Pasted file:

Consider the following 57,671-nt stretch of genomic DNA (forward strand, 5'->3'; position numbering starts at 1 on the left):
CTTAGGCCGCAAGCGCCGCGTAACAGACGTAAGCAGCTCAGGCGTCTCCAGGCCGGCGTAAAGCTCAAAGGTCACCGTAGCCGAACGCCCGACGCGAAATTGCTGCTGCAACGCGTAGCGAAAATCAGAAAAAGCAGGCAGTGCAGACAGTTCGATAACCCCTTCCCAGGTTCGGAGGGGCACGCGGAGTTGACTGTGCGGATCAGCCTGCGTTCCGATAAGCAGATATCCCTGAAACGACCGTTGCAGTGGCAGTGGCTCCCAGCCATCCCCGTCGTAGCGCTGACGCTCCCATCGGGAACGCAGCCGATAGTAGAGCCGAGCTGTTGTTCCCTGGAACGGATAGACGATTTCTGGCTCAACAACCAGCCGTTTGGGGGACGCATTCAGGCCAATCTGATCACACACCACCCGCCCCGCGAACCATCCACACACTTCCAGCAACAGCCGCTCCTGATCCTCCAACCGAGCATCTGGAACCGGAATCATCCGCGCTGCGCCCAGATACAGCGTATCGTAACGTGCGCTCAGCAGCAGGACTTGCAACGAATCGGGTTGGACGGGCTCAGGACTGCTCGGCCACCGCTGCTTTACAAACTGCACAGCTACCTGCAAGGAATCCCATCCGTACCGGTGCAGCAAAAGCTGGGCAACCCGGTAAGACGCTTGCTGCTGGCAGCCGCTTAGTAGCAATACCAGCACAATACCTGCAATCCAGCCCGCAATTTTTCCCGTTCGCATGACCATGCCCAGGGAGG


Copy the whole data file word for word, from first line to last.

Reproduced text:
Consider the following 57,671-nt stretch of genomic DNA (forward strand, 5'->3'; position numbering starts at 1 on the left):
CTTAGGCCGCAAGCGCCGCGTAACAGACGTAAGCAGCTCAGGCGTCTCCAGGCCGGCGTAAAGCTCAAAGGTCACCGTAGCCGAACGCCCGACGCGAAATTGCTGCTGCAACGCGTAGCGAAAATCAGAAAAAGCAGGCAGTGCAGACAGTTCGATAACCCCTTCCCAGGTTCGGAGGGGCACGCGGAGTTGACTGTGCGGATCAGCCTGCGTTCCGATAAGCAGATATCCCTGAAACGACCGTTGCAGTGGCAGTGGCTCCCAGCCATCCCCGTCGTAGCGCTGACGCTCCCATCGGGAACGCAGCCGATAGTAGAGCCGAGCTGTTGTTCCCTGGAACGGATAGACGATTTCTGGCTCAACAACCAGCCGTTTGGGGGACGCATTCAGGCCAATCTGATCACACACCACCCGCCCCGCGAACCATCCACACACTTCCAGCAACAGCCGCTCCTGATCCTCCAACCGAGCATCTGGAACCGGAATCATCCGCGCTGCGCCCAGATACAGCGTATCGTAACGTGCGCTCAGCAGCAGGACTTGCAACGAATCGGGTTGGACGGGCTCAGGACTGCTCGGCCACCGCTGCTTTACAAACTGCACAGCTACCTGCAAGGAATCCCATCCGTACCGGTGCAGCAAAAGCTGGGCAACCCGGTAAGACGCTTGCTGCTGGCAGCCGCTTAGTAGCAATACCAGCACAATACCTGCAATCCAGCCCGCAATTTTTCCCGTTCGCATGACCATGCCCAGGGAGG